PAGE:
Waiting for Godot exists in an almost surrealist time space, and sets can sometimes be the making or breaking of a production: whether you can believe that the space can house the semi-surreal characters and the unsteady passage of time they inhabit.
Andrew Upton’s production for the Sydney Theatre Company, part of the Barbican’s International Beckett Festival, manages this magnificently: Zsolt Khell’s stage is a sort of post-industrial wasteland, black iron radiators and ruined walls, clay bollard-growths sprouting from the stage liberally while a lone tree defies the sterility around it.
If, as both Beckett’s text and the subtext of this production seem to suggest, they are waiting at the end of civilisation, this is exactly the kind of setting we would expect. The tree Vladimir describes as “covered in leaves” hosts a tiny sprout of them, an understated bleakness that is seen throughout the production. Dangling above it all is a defunct lighting rig: surreal in the fact that it’s lack of use seems to suggest it is part of their world, adding a sense of the unreal – or perhaps a touch of meta-narrative – to the whole thing.
This is a play where nightfall comes at the flick of a switch, and where the audience flick from skeletons to bog and back again. It is interested in many things, but normality is not one of them.
Despite this, the excellent Hugo Weaving and Richard Roxburgh (Vladimir and Estragon respectively) ground the performance, giving it a sense of reality in the face of the confusing and the downright bizarre. Roxburgh shifts between pitiful limp and half-swagger as his moods swing, and Weaving has a teasing half-lilt to much of his delivery, an enjoyable counterpoint to the more gruff Roxburgh. They leap and twist between grief, depression, joy and amusement with perfect grace, making the transitions seem believable – even understandable. Godot is a play that see-saws between hilarity and subdued horror, and the actors’ physical performances help both aspects along. Interpretation of Lucky (Luke Mullins) often drastically differs between productions, and here he is an almost skeletal spectre, often a genuinely disturbing sight, who provokes hushed winces as often as he does laughter. Both Roxburgh and Weaving excel at physical humour, particularly in moments of prop-induced improvisation, one of which gets the loudest reaction of the night.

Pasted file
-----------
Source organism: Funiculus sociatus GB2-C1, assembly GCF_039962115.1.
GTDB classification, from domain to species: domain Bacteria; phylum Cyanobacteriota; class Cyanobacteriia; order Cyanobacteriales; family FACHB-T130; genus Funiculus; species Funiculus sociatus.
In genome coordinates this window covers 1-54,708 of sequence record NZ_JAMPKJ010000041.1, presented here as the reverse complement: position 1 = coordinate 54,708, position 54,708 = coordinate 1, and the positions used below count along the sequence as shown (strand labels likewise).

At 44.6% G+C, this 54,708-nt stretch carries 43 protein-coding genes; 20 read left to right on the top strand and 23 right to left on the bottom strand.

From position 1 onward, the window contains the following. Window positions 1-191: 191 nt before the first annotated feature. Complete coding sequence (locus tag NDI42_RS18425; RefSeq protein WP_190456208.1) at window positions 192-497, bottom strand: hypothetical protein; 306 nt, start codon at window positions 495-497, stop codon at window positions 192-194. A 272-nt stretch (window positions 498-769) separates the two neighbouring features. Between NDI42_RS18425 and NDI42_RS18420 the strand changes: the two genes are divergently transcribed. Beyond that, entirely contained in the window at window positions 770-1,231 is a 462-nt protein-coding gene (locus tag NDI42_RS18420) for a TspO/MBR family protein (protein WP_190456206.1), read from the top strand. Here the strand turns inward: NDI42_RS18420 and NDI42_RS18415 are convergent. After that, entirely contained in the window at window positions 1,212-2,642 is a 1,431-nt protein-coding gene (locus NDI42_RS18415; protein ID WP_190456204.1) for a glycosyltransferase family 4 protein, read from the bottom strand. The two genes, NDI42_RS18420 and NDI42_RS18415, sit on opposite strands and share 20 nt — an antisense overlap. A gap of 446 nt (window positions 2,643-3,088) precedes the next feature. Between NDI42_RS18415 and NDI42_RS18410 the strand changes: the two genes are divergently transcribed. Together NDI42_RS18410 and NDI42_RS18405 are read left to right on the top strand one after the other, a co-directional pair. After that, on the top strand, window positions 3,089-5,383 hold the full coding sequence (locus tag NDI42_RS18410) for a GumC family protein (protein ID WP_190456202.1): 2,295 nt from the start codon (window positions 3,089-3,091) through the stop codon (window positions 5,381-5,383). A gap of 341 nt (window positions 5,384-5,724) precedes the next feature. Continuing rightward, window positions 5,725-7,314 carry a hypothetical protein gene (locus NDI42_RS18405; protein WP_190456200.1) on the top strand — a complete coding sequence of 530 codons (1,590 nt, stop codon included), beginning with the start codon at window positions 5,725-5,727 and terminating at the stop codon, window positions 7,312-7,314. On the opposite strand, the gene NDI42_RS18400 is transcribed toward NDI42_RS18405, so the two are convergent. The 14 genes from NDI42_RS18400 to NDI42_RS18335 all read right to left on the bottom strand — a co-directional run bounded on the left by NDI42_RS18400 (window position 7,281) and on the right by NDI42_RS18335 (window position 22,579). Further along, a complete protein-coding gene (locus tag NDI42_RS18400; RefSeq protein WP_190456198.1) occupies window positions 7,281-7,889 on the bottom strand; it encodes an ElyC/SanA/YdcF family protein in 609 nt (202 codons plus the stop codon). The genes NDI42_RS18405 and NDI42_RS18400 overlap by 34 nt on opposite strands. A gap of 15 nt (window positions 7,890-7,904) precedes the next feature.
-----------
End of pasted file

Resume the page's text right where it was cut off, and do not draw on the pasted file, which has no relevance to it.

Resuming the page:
Empathy and love are difficult topics in the world which Beckett has created: we cannot apply our own notions to them in this society that fails to explain itself within the 2 or so hours in which the play unfolds. The cast members, however, do an admirable job of navigating those reactions within the confines of the text, a layer of muted grief underlying it all. As Estragon utters his final “let’s go” – the final lines of the play – there is an air of quiet resignation to them. Sometimes, there is hope that Estragon and Vladimir will run off to some kind of freedom, but this performance leaves no room for that. They will return to wait, as perhaps they always have, and always will.